With the multitude of features that our smartphones provide, it is sometimes easy to forget that these devices are first and foremost phones. In that respect Apple has actually added a few nice features to the phone app.
With iOS 6 users will be able to reply to incoming calls with a text message or ask to receive a reminder about the call later. To enact these features all users have to do is pull out a small tab that appears when they have an incoming call and select the option desired. Quick and easy, these simple features prove to be the perfect way to respond to callers without having to fidget with your phone to either set a reminder or send out a responding text message yourself.
Another useful addition is the "Do Not Disturb" option that blocks incoming calls while allowing alerts and texts through. Users will also be able to filter call groups and enable an option that will allow only the second call through if the same person calls twice within three minutes. This option is perfect for users who sleep near their phone, or people who just need to get away for a little while.
Besides loading new messages much faster, iOS 6 adds a VIP option as well as the ability to share photos and video via email. The VIP option allows users to designate certain contacts as Very Important People. Messages from anyone in this group trigger a notification, and appear in a separate designated folder, making them easy to access. This is a simple function, but it's extremely useful as it can make keeping track of important emails exponentially simpler.
Apple has also admitted that it's finally time to allow users to easily send photos and videos to one another through emails. Fairly simple, all users have to do is use the same two-finger mechanic they would to paste some text into an email, then select the insert picture and video option, and choose the desired object to place it into the email. There's no question that Apple was way past due for this feature, but at least it was fluidly implemented into its email system.
Honestly I have not had the time needed to give my full appraisal of FaceTime over cellular networks though there are a few things people should consider before going on a face-to-face phone feast. As two-way streaming video uses a lot of bandwidth, it's still uncertain how well FaceTime calls will hold up over 3G networks, especially when that was the initial reason Apple gave for originally restricting FaceTime to Wi-Fi connections. But 4G LTE connections should work like a charm.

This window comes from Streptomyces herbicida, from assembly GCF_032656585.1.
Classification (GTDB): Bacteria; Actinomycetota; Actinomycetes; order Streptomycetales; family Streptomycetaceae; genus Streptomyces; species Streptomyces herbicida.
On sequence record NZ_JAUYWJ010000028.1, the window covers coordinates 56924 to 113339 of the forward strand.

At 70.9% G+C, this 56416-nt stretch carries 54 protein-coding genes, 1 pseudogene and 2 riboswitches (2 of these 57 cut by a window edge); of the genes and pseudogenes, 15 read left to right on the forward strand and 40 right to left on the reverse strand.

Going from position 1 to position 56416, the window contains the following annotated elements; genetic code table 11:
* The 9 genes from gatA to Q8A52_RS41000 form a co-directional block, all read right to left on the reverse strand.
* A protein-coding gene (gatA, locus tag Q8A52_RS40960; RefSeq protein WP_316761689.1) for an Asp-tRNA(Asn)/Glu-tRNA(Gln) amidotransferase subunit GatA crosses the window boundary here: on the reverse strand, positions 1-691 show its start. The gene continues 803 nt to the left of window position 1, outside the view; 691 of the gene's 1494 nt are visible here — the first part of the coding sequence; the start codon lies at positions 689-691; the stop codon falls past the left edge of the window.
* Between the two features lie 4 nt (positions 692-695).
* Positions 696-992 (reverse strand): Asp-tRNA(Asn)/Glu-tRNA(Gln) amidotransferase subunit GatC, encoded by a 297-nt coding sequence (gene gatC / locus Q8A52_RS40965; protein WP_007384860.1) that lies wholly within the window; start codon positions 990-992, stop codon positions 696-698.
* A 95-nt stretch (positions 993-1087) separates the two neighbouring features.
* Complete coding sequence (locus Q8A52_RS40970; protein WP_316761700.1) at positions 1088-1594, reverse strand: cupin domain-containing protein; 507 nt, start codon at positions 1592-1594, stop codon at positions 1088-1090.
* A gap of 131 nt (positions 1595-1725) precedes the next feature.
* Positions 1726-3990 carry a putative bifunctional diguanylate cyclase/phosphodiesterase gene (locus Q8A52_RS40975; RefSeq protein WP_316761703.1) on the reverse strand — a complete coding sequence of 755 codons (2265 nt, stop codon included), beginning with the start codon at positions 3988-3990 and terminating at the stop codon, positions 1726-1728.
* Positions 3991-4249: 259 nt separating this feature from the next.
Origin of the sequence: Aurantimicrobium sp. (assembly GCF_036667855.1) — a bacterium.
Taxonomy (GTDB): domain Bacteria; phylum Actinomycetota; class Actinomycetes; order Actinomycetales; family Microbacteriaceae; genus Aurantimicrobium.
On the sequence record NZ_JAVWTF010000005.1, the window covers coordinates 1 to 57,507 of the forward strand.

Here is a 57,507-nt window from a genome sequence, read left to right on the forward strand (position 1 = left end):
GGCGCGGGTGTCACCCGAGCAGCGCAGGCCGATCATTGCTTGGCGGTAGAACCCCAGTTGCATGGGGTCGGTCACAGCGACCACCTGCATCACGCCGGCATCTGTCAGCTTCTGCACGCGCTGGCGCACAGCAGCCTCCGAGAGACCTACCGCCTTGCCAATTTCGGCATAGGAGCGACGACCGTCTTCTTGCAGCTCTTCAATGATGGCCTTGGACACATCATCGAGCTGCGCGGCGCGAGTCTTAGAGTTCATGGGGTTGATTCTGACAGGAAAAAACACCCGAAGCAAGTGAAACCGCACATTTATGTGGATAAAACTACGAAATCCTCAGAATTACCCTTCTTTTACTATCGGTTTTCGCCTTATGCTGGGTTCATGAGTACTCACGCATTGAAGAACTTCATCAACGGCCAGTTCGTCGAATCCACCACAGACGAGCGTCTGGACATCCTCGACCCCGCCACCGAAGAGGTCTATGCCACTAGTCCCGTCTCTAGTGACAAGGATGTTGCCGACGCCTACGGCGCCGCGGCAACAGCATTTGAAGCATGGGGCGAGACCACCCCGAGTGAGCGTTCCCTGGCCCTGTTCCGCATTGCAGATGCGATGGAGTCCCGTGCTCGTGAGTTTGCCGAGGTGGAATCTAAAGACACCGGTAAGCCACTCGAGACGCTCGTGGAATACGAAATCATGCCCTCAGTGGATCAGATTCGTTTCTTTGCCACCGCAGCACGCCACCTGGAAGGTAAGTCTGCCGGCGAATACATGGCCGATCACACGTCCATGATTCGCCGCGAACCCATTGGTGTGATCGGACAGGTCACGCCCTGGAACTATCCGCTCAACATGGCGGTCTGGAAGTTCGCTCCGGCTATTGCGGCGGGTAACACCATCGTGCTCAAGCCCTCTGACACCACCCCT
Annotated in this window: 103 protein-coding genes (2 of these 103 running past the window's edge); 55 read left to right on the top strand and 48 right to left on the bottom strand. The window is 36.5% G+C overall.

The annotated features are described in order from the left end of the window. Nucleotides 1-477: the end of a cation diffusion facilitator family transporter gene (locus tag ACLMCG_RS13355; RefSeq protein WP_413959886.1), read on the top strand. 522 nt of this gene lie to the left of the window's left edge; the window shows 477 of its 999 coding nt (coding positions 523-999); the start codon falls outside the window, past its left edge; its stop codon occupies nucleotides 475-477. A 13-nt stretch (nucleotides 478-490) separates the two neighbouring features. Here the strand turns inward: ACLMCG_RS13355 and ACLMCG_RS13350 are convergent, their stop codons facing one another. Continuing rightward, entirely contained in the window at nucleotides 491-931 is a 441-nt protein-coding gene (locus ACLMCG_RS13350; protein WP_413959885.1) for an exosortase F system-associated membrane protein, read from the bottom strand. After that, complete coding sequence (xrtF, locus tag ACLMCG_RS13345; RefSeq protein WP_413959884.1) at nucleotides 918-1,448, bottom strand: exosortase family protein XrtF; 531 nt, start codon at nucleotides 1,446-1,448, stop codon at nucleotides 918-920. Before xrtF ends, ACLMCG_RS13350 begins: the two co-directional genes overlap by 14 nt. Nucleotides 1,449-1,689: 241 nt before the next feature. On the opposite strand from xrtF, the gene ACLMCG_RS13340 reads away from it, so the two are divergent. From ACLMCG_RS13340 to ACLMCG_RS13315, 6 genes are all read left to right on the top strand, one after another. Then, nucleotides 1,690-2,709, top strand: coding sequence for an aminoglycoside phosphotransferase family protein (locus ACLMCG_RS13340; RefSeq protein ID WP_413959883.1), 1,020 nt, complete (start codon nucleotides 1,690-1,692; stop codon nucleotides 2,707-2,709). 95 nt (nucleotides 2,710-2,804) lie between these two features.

Additionally FaceTime can become quite the pricey commodity in an industry where unlimited data contracts are quickly disappearing.
Finally iOS 6 offers a few new features for Safari as well. Users will be able to view web pages full screen in landscape mode, and cache their web history saving it for reading later when offline.
iCloud Tabs also allow users to continue their web browsing experience on a multitude of devices. For instance users will be able to start browsing on their iPhone and then continue browsing later on their MacBook (Mountain Lion required) with the simple press of a button.
A new app that makes its debut in iOS 6 is Passbook. The new app looks to allow users to access electronic versions of their admission tickets, boarding passes and coupons. Unfortunately, this is so new that I have not yet gotten a chance to try out the app for myself, but conceptually it seems like a great idea, as it will the information safe and organized while simultaneously alerting users to updates such as a flight delay or gate change.
While the concept seems fine, its real value will ultimately be determined by how many stores and venues this app will be compatible with.
The biggest problem with iOS 6 is that a large majority of the new features are only offered on Apple's newest devices. As far as smartphones are concerned, only the iPhone 4S and iPhone 5 will be able to use all of the features offered in iOS 6. The iPhone 4 will not have access to Siri, Flyover, voice navigation, or FaceTime over cellular (even though the feature debuted on this device). The iPhone 3GS also will not receive any of those features, but it will also not receive support for offline reading lists either.
Even worse, though, is the possibility for incompatibility between your device and computer. When a mobile device downloads iOS 6, users will need their computers to be able to run iTunes 10 if they want to be able to sync their mobile device. Thus, before you download iOS 6 make sure your computer can download iTunes 10.
Although iOS 6 isn't going to entice you with a wide facet of unique features that you can't get anywhere else, it does promise a serviceable upgrade that adds a greater level of utility to your mobile device. In fact, it actually mirrors much of Apple's philosophy. iOS 6 may not be the first to offer these features, it may not deliver them in the best possible form, but it delivers them in a clean well-presented package that is easy to use.
The iOS 6 is exactly what you want from an OS upgrade. It may not be flashy, or offer many new bells and whistles, but it makes the Apple products that you already own that much more enjoyable to use. Honestly most of the new features will go unnoticed by a lot of people, but the overall impact of the iOS 6 will be a smoother quality experience, and that is what really matters.
Considering that this is a free upgrade that in almost all instances makes your iPhone better, there is really no reason not to download it. The only instance in which downloading this would be a hindrance is if your Mac is unable to run iTunes 10. However if you are able to run the latest version of this desktop software by all means do yourself a favor and download iOS 6.
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